In September of 2006 I released the following slide deck:
It was the first time I had ever spoken to a technical audience (Ruxcon in Sydney, Australia), and in retrospect it was a horribly boring presentation. Even still, there's some technical content in this slide deck that is still passingly relevant today:
- Even though server-side memory corrpuption bugs have been fairly sparse lately, using non-null-terminated overflows to do a byte-for-byte bruteforce of canary values is still possible in some instances. The technique was even featured in a recent Phrack article (Issue 67, Article 13).
- Similarly, the ASLR bypasses are probably still good for any remote exploits that can "replay" consecutive attempts without triggering a module/shared library rebase.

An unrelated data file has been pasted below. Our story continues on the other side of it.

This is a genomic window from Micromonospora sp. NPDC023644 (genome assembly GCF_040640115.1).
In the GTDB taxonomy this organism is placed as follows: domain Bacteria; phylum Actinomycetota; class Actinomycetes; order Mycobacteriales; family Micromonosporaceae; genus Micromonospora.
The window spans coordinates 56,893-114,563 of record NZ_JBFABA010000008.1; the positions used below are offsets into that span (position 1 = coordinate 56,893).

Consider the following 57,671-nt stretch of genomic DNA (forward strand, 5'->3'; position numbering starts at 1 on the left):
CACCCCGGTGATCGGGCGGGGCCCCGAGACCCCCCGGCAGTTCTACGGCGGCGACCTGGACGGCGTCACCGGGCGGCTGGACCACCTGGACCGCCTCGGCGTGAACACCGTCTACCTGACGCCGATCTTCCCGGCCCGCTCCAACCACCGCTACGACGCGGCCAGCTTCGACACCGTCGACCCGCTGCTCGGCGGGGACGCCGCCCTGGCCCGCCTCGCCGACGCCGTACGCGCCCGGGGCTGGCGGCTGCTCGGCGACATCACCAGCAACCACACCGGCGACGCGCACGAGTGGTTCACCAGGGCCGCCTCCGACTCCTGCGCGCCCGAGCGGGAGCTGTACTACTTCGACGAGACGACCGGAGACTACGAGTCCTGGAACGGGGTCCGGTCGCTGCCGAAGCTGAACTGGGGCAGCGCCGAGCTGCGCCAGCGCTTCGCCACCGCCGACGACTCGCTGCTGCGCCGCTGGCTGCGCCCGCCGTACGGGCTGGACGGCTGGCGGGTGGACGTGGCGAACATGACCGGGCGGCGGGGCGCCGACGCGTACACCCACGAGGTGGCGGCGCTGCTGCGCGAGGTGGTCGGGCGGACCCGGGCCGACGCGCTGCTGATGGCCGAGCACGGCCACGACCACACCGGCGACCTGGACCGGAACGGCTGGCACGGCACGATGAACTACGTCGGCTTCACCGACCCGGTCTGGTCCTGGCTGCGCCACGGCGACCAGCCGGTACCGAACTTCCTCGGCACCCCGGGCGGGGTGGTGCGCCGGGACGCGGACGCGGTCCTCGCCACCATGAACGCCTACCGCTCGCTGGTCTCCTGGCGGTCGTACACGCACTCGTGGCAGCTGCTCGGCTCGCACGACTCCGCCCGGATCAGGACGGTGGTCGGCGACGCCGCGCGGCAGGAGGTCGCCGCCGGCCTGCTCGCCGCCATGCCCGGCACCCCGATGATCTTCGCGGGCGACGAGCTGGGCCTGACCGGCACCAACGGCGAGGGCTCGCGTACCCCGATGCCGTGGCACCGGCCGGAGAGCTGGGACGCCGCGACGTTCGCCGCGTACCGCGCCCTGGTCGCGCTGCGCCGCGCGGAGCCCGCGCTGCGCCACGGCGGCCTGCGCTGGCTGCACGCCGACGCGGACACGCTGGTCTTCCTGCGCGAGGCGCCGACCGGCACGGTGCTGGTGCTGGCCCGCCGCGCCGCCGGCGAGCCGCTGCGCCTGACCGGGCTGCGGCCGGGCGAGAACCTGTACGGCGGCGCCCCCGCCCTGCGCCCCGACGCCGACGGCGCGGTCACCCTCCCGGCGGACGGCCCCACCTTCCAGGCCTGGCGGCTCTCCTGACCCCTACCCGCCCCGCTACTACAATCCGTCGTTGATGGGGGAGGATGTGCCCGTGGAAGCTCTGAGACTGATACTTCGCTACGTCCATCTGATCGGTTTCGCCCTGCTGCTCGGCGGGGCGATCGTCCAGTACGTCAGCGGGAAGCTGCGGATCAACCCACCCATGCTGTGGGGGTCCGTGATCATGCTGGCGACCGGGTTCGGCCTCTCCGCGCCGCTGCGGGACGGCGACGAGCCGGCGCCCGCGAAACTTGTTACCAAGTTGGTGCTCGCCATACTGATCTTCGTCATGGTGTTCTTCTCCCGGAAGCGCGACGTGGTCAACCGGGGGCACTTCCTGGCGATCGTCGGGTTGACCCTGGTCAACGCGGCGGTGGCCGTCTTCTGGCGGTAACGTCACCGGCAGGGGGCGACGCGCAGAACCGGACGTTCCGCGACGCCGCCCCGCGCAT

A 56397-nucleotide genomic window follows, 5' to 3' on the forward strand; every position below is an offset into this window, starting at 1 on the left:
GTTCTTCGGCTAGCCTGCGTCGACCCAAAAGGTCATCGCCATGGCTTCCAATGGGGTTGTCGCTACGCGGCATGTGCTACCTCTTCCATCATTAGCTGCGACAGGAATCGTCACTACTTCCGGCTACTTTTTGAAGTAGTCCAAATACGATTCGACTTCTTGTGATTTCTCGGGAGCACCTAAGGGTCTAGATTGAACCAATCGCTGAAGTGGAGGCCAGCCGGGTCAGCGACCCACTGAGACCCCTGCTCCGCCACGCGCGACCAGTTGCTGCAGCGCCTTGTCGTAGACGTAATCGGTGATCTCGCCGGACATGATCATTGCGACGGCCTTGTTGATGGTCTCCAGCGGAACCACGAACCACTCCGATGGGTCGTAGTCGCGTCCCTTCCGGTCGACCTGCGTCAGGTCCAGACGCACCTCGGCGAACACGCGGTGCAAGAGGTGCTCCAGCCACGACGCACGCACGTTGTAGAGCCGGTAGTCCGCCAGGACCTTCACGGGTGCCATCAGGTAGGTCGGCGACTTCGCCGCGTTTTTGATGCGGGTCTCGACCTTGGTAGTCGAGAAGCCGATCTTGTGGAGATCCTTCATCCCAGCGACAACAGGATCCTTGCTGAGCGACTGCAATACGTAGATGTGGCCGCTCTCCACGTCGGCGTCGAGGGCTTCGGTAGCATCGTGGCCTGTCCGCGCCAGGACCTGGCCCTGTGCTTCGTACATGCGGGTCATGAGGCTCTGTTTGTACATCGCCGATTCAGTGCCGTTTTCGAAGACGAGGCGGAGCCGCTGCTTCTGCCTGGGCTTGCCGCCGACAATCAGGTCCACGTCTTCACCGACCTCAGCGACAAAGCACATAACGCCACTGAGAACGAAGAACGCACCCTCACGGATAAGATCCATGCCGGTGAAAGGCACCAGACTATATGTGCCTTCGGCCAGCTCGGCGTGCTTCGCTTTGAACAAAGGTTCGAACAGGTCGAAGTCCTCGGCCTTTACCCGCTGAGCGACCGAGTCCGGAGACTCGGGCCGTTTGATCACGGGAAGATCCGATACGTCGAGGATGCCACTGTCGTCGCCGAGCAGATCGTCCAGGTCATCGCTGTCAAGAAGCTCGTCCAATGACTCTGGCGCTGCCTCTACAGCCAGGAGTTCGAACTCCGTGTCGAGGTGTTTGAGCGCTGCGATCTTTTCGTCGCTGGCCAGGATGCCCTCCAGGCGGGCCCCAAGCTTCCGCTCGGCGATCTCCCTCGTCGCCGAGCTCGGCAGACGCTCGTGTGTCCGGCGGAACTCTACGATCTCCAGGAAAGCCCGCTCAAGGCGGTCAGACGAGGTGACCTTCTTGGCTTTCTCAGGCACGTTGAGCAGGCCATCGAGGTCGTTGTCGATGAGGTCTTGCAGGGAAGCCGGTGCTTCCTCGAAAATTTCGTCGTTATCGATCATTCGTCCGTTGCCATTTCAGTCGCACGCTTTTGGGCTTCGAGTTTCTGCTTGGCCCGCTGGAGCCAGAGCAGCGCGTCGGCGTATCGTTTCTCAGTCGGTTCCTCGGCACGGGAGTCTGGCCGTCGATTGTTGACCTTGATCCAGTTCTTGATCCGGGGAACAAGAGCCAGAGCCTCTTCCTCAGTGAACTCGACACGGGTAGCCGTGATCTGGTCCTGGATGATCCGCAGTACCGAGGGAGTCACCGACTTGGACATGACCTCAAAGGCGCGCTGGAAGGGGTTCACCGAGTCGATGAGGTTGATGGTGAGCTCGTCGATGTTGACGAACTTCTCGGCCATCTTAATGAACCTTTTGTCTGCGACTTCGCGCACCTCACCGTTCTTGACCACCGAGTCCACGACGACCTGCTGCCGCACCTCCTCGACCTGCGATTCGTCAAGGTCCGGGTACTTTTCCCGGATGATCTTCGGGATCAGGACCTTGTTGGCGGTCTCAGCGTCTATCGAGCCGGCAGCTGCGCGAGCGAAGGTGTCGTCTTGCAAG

- Finally, the approach to finding heap exploitation techniques still applies to a lot of custom allocators. Back in 2006, OpenBSD had just reimplemented malloc to remove inline heap structures at the beginning (or end) of each chunk. Unfortunately, their implementation used itself to allocate memory for sensitive heap structures (i.e. malloc was used by malloc). This means that an attacker could relatively easily ensure that an "interesting" chunk would be adjacent to the chunk being overflowed, irregardless of application specific behavior. Generally speaking, if the heap implementation can be induced into allocating and using a chunk of memory that is contiguously after application chunks, then that heap implementation is broken.
- firstname.lastname@example.org (@benhawkes)